Testing - 1 Week On

A project log for "Ultimate" Lora Gateway Backplane

An "ultimate" DIY LoRa Gateway Backplane

Ryan WalmsleyRyan Walmsley 04/13/2018 at 19:030 Comments

This was originally published on my blog at

Future posts will continue to be made on here.

Just a short blogpost following up on the Lora Backplane I designed.

One of the main concerns was temperature. And while I didn't think it would be much of an issue because it has to be in a sealed box it was overheating to around 80 degrees.  However since changing the powersupply from 12v to 7.5 this has dropped dramatically to around 50 Degrees peak. Very acceptable :D

Otherwise the gateway has been working perfect and more reliably than my original Pi Zero setup over Wi-Fi. 

#Improvements still to do
**Multi Packet Forwarder**
I'm still trying to sort out to use the multi packet forwarder. Currently while I have been able to get it crashes with a segfault. I need to do some more debugging to solve this, originally when trying to compile some extra debugging stuff the gateway was crashing due to overheating so now the overheating problem is solved I should be able to debug it.

**Installer script**
Even while I've created a SNAP, I'll likely have to still create an installer bash script which will help speed up the installation process by automatically installing the snap, and then ask questions to automatically generate the configuration files for you.

**More power improvements**
To be honest, the Nano Pi is overkill. With it's 4 Cores running at around 1Ghz and 512MB Of ram, it's overspecced by far. The memory usage also rarely goes over 200MB.

A quick sysbench of 10,000 primes on one thread took around 210 Seconds. Looking around online this is around the same (or a little bit faster) than a Pi Zero at 1Ghz too. However when we add multiple threads in it's only 57 Seconds.

So when I get the parts for the second one I'll experiment with turning 2-3 cores off to see if the power saving is worth it. 

Another thing I haven't turned off is the wi-fi adaptor as I'm not using it at all.

#Some Questions that I've been asked
A little FAQ

**You've missed off the cost of the SD Card**
Yes I have, this is partially deliberate as for this you don't need a big SD Card and I suspect most people that are into electronics of some kind will have an abundance of SD Cards. However if you add one one (Say £8) our total is still around £116 so within my original £110-120 bracket quoted.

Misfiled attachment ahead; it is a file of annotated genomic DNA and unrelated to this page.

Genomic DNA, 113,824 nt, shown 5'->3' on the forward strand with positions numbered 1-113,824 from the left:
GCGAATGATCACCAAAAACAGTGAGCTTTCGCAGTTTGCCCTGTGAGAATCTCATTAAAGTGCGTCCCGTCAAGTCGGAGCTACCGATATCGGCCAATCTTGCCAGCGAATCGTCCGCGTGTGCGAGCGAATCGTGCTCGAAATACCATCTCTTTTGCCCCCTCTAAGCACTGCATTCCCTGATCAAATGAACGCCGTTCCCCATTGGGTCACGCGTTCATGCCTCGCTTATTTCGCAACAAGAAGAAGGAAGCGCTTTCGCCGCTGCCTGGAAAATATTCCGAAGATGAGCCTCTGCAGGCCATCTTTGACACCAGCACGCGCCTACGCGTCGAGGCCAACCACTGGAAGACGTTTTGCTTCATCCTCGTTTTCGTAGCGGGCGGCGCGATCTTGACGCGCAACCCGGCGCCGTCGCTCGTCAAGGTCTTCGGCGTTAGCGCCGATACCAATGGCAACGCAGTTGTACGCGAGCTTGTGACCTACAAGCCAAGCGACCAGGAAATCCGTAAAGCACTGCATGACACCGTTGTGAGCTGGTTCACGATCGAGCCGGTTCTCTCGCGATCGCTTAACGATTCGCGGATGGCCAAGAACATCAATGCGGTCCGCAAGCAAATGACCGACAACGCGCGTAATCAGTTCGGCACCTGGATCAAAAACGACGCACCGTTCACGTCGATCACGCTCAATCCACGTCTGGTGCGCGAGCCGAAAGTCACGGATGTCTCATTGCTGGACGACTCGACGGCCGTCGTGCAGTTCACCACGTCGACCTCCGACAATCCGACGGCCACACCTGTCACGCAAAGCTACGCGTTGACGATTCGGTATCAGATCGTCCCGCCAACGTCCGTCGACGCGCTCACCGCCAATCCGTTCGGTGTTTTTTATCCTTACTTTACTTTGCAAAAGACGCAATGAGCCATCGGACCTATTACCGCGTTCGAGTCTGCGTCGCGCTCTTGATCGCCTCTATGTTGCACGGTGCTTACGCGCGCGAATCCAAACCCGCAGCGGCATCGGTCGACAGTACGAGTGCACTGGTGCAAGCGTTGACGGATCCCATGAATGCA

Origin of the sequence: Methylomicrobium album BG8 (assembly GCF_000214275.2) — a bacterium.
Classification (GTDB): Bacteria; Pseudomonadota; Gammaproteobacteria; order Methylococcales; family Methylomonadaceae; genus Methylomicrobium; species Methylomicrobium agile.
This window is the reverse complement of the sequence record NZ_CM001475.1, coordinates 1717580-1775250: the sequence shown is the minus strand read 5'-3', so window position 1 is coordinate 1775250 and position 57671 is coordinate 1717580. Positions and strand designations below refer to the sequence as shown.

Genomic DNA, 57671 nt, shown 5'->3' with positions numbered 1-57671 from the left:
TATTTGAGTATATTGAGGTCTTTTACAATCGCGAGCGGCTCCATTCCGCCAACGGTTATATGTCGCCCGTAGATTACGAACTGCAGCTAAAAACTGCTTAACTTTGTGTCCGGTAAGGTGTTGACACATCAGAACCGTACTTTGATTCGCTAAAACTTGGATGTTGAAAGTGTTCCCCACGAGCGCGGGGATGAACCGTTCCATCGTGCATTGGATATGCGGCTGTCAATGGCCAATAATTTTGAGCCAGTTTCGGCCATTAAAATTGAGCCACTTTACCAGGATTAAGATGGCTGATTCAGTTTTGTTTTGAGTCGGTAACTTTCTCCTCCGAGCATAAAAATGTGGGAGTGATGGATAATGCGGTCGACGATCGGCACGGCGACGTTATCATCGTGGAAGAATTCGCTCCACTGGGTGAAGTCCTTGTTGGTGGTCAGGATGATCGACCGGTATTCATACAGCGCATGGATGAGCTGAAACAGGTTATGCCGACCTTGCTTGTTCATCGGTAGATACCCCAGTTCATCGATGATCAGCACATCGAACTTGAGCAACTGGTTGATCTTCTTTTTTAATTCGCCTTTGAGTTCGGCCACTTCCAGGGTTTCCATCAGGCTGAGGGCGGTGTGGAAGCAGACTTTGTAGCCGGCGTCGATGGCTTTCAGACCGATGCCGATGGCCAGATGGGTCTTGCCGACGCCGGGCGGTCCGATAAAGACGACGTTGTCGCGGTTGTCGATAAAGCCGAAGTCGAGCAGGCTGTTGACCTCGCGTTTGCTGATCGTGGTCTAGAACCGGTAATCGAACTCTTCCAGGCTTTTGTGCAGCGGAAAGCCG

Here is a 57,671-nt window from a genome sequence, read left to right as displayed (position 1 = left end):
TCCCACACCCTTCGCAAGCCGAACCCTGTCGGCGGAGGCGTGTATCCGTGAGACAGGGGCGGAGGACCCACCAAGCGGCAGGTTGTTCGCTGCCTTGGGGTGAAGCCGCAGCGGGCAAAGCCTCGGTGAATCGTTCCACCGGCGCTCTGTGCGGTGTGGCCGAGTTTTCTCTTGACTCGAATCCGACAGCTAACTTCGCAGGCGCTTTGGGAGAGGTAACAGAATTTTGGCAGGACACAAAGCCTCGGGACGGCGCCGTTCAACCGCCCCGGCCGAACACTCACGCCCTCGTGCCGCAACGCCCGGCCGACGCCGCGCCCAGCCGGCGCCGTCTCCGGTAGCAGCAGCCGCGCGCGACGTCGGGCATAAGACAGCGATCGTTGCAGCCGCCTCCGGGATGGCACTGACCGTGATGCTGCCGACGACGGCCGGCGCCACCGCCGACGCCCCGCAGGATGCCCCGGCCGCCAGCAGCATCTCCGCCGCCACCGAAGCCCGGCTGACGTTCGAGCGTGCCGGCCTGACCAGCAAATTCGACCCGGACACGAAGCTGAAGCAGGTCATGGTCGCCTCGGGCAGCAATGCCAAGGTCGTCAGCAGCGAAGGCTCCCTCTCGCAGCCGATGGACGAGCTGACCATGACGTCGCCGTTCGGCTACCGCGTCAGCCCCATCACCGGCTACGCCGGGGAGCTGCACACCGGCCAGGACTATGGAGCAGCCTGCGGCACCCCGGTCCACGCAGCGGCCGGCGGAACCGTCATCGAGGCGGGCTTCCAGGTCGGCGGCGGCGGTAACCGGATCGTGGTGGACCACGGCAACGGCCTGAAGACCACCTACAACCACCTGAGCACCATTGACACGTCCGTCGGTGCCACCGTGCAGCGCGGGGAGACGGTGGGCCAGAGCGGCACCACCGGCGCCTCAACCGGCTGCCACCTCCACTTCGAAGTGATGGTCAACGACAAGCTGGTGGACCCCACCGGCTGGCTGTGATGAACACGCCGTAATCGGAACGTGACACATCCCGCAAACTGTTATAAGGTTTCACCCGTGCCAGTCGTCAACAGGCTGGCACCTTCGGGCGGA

**Why did you not use [Insert SBC Name here]?**
I looked at a lot of SBC Options before designing it, the main part I wanted was a single connector going into the box which had ethernet and power without having to use extra adaptors or connectors in the box.

I could for example have used a Raspberry Pi B+/2/3/3 B+ / Orange Pi Zero / Orange Pi Plus with a POE Adaptor which takes the cable in and outputs a micro usb and ethernet cable. However I wanted it to be all on one board.

I could have used one such as the Pi Zero however I'd have either have had to used SPI for ethernet (very slow) or wire up a USB Network controller (Pogo pin mechanical reliability in question). 

I did originally plan to use an Onion Omega 2+ however had issues with the SPI Bus on it. The benefit of this would have been that it could use built in flash which the nano pi duo does not have however the SPI Bus not working correct was a major issue.

As mentioned above it also doesn't need to be faster, for example I could have looked at using the 3B+ as this came out just a few days before I placed the order for the PCBs, However the initial cost of the Pi (£30) plus the much higher power consumption & heat generation didn't seem ideal.

To make it clear, the main idea was to have one connector going into one board to provide power and ethernet, not to then have extra adaptors in a box.

**What about Kersing's forwarder?**
As mentioned above I'm half way there, just a few bugs in my compiling to sort out.

**SD Cards are unreliable either because of the type of memory / socket they use**

This is a bit of a complicated subject. I've had some Raspberry Pi's with SD Cards last ages without issues and others have issue. In this case not a lot of data is being written to the SD Card at all so I'd say its fine.

Mechanically I'm not concerned about the SD Card slot. Being in an enclosed box the SD Card isn't going to get knocked. Also due to the design of the Nano Pi Duo because the SD Card is on the bottom 

I could look at putting some storage IC and a USB Controller on the PCB as the Nano Pi has 3 USB Sockets through the pin headers but this would increase the cost significantly. 

**Why not just use a switching regulator?**
I did seriously consider it, however regulators I was finding either were very expensive (About £3-4) or required quite a few extra parts to make them work. 

But, to repeat my original post. I want as little external noise as possible. Switching regulators while very effecicent are usually very noisy unless very well designed (I'm not an expert at all in them as I've designed 0), can require more expensive components and it's sometimes found that even in new audio and RF equipment linear regulators are still used because of this.